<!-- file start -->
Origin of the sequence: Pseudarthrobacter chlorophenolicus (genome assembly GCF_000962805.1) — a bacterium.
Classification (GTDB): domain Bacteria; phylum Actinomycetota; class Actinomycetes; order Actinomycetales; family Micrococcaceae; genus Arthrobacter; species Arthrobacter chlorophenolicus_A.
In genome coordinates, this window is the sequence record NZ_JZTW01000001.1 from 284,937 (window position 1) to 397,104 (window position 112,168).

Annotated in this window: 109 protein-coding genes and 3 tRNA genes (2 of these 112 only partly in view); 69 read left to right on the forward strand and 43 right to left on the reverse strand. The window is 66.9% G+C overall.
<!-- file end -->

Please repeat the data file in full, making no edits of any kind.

Origin of the sequence: Pseudarthrobacter chlorophenolicus (genome assembly GCF_000962805.1) — a bacterium.
Classification (GTDB): domain Bacteria; phylum Actinomycetota; class Actinomycetes; order Actinomycetales; family Micrococcaceae; genus Arthrobacter; species Arthrobacter chlorophenolicus_A.
In genome coordinates, this window is the sequence record NZ_JZTW01000001.1 from 284,937 (window position 1) to 397,104 (window position 112,168).

Annotated in this window: 109 protein-coding genes and 3 tRNA genes (2 of these 112 only partly in view); 69 read left to right on the forward strand and 43 right to left on the reverse strand. The window is 66.9% G+C overall.